WASHINGTON, June 22, 2017 - House Agriculture Committee members agreed with officials from land-grant and non-land grant universities on the importance of agricultural research at a hearing today, as the committee continues the process of preparing for the 2018 farm bill.

No one at the hearing dissented from the notion that dollars invested in ag research yield large returns, or that ag research is critical to U.S. competitiveness in the global economy. But there also was a recognition that Congress does not have an unlimited amount of money to spend.

“The U.S. has long been a leader in cutting-edge agricultural research, but our current budget problems have us scrutinizing every dollar, with public funding for agricultural research declining as a share of overall public research spending in the United States,” Chairman Mike Conaway, R-Texas, said in his opening statement.

Nevertheless, “We must continue making key investments in our agricultural research system in the most efficient manner possible,” he said.

Ranking member Collin Peterson, D-Minn., echoed Conaway’s sentiments, but also said he was “not quite sure of the best way” to ensure that research receives adequate funding given current budget challenges.

The witnesses said their institutions need money to address decaying and aging infrastructure, and keep their professors employed and engaged in groundbreaking research on issues such as citrus greening and organic crops.

Jacqueline K. Burns, dean for research and director of the Florida Agricultural Experiment Station at the University of Florida, said “high-quality” infrastructure is essential not just to conduct research but to retain top-notch faculty. However, the University of Florida/Institute of Food and Agricultural Sciences has more than $16 million in deferred maintenance costs and “has fallen below the critical investment level needed to prevent failures in building systems.”

“The landscape of our university’s infrastructure is a patchwork of primarily decaying infrastructure with an occasional new facility built with opportunistic public and private funds,” she told the committee. “What is needed is a principled approach to agriculture research infrastructure investments that prevents building systems failures (and) enhances our ability to conduct world-class research.”

And Glenda Humiston, the University of California’s vice president of agriculture and natural resources, cited a 2015 study that pegged deferred maintenance needs at schools of agriculture at $8.4 billion.

“The infrastructure in most land-grant universities is aging, inadequate, and, in many cases, obsolete,” she told the committee.

Committee members and witnesses said the agricultural community needs to do a better job communicating the importance of ag research – not always easy given other research priorities. Texas Tech Chancellor Robert Duncan noted that USDA’s research budget of $2.9 billion is dwarfed by those of other institutions such as the National Science Foundation ($8 billion), NASA ($10 billion) and the Department of Energy ($12.6 billion).

“The importance of agricultural sciences is overlooked and often taken for granted,” he said.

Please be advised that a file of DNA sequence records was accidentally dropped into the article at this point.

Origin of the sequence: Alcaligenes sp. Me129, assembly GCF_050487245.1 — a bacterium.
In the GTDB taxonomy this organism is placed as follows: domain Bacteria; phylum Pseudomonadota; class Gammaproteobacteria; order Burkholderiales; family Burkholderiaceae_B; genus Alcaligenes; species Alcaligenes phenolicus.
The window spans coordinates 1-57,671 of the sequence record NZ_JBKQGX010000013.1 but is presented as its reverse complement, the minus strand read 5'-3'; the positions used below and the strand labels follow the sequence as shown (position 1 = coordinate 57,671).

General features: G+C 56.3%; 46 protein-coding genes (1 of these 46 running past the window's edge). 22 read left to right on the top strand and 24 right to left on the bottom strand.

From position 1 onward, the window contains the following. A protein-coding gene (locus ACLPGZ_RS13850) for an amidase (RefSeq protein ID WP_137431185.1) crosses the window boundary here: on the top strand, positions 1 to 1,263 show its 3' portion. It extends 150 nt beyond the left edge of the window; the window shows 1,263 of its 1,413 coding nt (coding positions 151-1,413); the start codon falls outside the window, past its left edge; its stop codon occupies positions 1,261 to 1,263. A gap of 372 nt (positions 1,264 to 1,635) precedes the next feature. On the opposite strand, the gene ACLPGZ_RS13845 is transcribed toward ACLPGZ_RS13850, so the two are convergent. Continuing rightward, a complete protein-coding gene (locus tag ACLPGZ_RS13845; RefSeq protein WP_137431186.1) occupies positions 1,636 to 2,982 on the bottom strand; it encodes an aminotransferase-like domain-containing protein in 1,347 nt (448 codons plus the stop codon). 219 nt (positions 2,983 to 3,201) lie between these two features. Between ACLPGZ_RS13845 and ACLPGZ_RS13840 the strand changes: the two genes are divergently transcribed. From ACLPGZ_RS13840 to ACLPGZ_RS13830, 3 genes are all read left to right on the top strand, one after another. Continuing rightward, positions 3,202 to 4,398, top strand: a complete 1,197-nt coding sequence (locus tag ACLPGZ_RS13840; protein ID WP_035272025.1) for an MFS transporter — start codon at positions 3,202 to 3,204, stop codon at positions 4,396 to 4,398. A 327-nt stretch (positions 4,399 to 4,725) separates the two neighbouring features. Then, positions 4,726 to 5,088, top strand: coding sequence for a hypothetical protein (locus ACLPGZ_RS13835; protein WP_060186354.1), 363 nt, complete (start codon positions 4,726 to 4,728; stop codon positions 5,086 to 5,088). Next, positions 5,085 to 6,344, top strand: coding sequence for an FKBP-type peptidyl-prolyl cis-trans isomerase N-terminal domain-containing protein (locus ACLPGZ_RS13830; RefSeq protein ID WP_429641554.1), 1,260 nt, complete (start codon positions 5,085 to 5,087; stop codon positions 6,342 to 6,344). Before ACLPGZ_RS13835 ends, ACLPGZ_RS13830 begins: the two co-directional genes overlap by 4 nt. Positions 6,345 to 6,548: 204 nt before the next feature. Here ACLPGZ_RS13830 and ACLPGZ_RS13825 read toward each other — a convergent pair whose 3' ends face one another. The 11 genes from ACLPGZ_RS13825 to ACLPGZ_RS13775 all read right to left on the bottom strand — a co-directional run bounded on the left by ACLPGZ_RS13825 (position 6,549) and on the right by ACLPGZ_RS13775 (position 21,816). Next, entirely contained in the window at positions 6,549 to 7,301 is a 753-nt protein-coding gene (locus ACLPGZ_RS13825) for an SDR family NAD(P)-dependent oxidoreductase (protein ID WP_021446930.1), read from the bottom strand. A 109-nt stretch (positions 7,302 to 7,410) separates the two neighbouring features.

Duncan, representing a non-land grant university, stressed the importance of “capacity building” funds, a reference to the formula-based scheme used by USDA’s National Institute of Food and Agriculture to allocate money to land-grant colleges. The 2008 farm bill authorized capacity funding for non-land grants, but the $5 million made available to those institutions is not nearly enough, he said. (By contrast, Duncan said about $850 million is provided to land-grant universities.)

“The federal investment in capacity to non-land grant institutions can make a significant difference in the regional types of research” they conduct, he said. “We hope you will continue supporting and increasing the funding for the non-land grant colleges of agriculture competitive capacity-building program.”

Witnesses and members also emphasized the importance of biotechnology to the future of agriculture.

“Some of our biggest problems are ones that cannot be solved by conventional means,” Burns said. Gene editing and CRISPR-Cas 9 “are going to be so important in solving those problems,” she said, citing citrus greening, which has been blamed for reducing orange yields in Florida by 42 percent since it first appeared in 2005.

“Will it take an existential threat and a takeout of an industry to see and prove that these (genetic engineering methods) are going to be viable technologies and safe for the consumer?” she asked.

Other highlights from the hearing:

  • Rep. David Scott, D-Ga., urged Conaway to bring up his bill, H.R. 51, which would provide $95 million for scholarships at African-American land-grant institutions. “This is so important,” Scott said.
  • Steven Tallant, president of Texas A&M University-Kingsville, said the next farm bill should fund programs first authorized in the 2008 farm bill targeted at Hispanic-Serving Agricultural Colleges and Universities (HSACU’s). “None of these HSACU programs originally authorized in 2008 have ever been funded by Congress,” Tallant said.
  • Walter Hill, Vice-Provost and Dean & Director of Land Grant Programs at Tuskegee University, recommended increased capacity and research funding for African-American land-grant institutions, which he said is below legislative requirements.
  • Carrie Billy, president and CEO of the American Indian Higher Education Consortium, testified in favor of increased funding for tribal colleges, telling the committee that “the extremely small federal investment” made so far in those institutions “has already paid great dividends in terms of increased employment, access to higher education and research opportunities, and economic development.”


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